Barry Friedman's new book The Will of the People attempts to dissolve constitutional law's countermajoritariand ifficulty by showing that, in practice,t he Supreme Court does only what the public will tolerate. His account succeeds if "the countermajoritarian difficulty" refers to the threat that courts will run the country in ways that contravene majority preference, but not if the "the countermajoritarian difficulty" refers to the need to explain the legitimate sources of judicial authority in cases where decisions do contravene majority preference. Friedman's book does not pursue the second possibility, and may suggest that doing so is unimportant, in part because of the limited latitude that public opinion gives the Court and in part because of skepticism about the enterprise of constitutional interpretation. This Essay argues that Supreme Court decisionmaking is important despite being constrained by public opinion and that the constraint of public opinion should sometimes be understood as an aspect of constitutional interpretation rather than as an alternative to it. Public opinion that approaches consensus is better understood as a contributing factor in the calculus of arriving at correct constitutional outcomes than as a force demonstrating the limits (or impossibility) of authentic constitutional interpretation.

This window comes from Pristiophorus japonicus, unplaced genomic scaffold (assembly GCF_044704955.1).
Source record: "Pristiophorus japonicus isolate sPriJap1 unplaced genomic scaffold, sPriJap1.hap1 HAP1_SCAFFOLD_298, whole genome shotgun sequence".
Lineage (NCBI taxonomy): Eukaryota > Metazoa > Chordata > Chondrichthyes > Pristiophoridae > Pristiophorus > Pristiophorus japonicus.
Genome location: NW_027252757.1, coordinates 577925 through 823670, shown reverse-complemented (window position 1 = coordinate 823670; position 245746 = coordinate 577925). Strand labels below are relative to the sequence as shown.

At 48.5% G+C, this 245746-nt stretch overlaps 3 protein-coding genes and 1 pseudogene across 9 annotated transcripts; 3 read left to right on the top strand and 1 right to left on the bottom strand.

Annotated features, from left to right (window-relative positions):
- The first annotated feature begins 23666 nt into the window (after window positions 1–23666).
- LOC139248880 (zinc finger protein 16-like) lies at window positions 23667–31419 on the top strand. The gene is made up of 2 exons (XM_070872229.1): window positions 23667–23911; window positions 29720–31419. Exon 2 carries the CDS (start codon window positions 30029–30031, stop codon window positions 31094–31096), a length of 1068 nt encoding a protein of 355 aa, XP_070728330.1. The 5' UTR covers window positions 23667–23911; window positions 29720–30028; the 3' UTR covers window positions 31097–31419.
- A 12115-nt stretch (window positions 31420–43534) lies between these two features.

"Public Consensus as Constitutional Authority"
Areas of Interest
George Washington Law Review